I’m finally back in London after three weeks away. During these three weeks, I trained on average 2 hours a day and incorporated at least two forms of sport in each session. The weather was a mild 22 degrees Celsius and it did not remotely prepare me for what was going on in the UK.
Mist and fog, snow and wind; London was definitely not burning. Upon my arrival home from the airport, I discovered that an external pipe had frozen and burst, plunging the house into cold and darkness. It took 5 full days for the problems to be resolved, in the meantime, my workouts had to be socially innovative.
Warm bed, freezing house. I woke up every morning in an overly heated room, thanks to an oil heater I keep in the attic. Upon escaping Satan’s lair, I entered arctic territory, the temperature differential was over 30 degrees. A run to the front door before an escape to work, an unusual sanctuary; where a hot shower awaits in the gym.
This brings me on to the main topic of this blog: how the weather affects our bodies and training. I believe endurance athletes fall into two camps, those that thrive in colder climates (like the hardcore Brits) and those that enjoy warmer climes (those from the southern hemisphere, mediterranean etc), I fall into the latter category. Just like my house, my body begins to malfunction when temperatures approach zero. For me, a colder environment means a longer time to warm up (workouts less than an hour are pointless) and therefore a less enjoyable overall experience.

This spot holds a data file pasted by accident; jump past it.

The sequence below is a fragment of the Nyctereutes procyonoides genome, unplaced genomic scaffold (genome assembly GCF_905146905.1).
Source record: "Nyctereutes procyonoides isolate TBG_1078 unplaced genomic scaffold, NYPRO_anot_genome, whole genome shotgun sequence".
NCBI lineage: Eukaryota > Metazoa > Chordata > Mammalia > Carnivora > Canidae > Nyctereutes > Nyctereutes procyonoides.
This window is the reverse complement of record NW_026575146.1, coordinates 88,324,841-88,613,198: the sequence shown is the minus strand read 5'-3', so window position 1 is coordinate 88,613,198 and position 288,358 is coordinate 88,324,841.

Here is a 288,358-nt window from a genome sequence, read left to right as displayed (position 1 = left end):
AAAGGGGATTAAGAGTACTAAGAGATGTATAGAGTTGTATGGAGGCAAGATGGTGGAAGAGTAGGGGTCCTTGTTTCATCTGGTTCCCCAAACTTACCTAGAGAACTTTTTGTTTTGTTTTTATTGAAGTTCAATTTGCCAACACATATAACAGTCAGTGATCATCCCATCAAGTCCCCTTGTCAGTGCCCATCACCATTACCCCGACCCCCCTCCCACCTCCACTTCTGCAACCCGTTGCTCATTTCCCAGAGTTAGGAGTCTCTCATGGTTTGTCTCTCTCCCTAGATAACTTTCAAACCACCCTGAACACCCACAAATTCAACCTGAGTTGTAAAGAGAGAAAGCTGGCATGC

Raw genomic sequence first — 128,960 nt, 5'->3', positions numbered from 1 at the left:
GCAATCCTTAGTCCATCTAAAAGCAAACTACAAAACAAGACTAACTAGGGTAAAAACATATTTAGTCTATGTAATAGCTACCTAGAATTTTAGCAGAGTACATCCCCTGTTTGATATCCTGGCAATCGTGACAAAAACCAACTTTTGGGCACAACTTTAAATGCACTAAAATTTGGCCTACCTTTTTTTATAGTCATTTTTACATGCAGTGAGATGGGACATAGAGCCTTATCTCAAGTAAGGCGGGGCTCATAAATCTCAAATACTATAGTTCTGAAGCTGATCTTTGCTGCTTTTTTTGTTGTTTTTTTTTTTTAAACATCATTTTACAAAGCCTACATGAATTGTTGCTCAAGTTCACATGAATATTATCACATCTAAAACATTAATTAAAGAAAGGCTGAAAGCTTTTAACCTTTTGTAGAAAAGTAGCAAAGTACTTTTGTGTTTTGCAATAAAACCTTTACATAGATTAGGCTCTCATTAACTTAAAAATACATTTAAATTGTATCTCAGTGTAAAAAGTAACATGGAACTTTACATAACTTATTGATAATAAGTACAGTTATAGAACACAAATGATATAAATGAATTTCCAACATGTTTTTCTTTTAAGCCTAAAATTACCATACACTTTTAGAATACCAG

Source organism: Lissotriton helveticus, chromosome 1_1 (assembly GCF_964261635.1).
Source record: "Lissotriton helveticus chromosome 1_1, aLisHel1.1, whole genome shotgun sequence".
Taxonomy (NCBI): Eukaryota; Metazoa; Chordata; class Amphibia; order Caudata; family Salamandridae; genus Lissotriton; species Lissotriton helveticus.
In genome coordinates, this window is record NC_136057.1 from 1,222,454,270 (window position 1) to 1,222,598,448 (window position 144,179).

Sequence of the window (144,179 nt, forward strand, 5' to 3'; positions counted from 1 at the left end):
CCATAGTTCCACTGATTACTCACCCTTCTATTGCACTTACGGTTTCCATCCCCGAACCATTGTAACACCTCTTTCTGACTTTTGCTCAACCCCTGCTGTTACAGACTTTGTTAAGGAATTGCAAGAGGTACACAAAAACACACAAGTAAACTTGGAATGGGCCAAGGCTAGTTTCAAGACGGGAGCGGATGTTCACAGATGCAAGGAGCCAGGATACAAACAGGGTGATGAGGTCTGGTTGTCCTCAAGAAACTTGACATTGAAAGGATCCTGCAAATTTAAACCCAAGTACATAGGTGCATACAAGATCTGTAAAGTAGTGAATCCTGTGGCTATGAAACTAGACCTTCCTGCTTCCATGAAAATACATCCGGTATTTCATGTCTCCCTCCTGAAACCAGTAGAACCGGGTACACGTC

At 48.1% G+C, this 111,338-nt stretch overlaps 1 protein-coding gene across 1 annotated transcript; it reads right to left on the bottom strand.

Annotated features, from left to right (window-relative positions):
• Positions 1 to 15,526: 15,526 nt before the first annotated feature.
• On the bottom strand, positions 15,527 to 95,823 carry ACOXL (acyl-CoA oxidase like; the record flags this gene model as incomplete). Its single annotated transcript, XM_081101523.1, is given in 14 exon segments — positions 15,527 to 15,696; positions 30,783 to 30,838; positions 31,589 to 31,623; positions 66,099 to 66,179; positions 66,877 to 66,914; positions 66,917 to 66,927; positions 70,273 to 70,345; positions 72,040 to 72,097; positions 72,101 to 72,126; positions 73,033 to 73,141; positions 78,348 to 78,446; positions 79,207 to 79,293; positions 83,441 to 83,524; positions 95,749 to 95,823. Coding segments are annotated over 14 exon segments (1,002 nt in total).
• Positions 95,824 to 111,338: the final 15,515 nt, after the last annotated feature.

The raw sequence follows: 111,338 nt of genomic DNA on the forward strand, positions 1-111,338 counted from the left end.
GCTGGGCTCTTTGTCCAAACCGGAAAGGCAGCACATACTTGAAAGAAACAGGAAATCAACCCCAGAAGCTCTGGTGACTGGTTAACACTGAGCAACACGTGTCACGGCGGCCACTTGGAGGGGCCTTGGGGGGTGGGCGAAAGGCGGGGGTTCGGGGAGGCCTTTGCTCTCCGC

What can be done during such periods? Well, I find using the most of my office gym helps. The other advantage of using a treadmill and a turbo is that you can focus on technique as there are no external distractions and a plethora of mirrors. It’s just you, your muscles and your target pace/distance. It was tough to begin with, but like all endurance sessions, you become accustomed to listening to your body and adapting your mindset. Increasing your swimming sessions also helps – it is refreshing, means you’re in a warm environment and I also find it quite relaxing.
As for venturing out into the open, I recommend storing your clothes and shoes in a warm cupboard (I keep mine close to a heater) as it helps during the warm up period and it generally means you leave your home with a smile.
All in all, there are solutions to all weather-related problems, be it at home or during training. Now if only I can get rid of my cold and continue 2010 with a bang!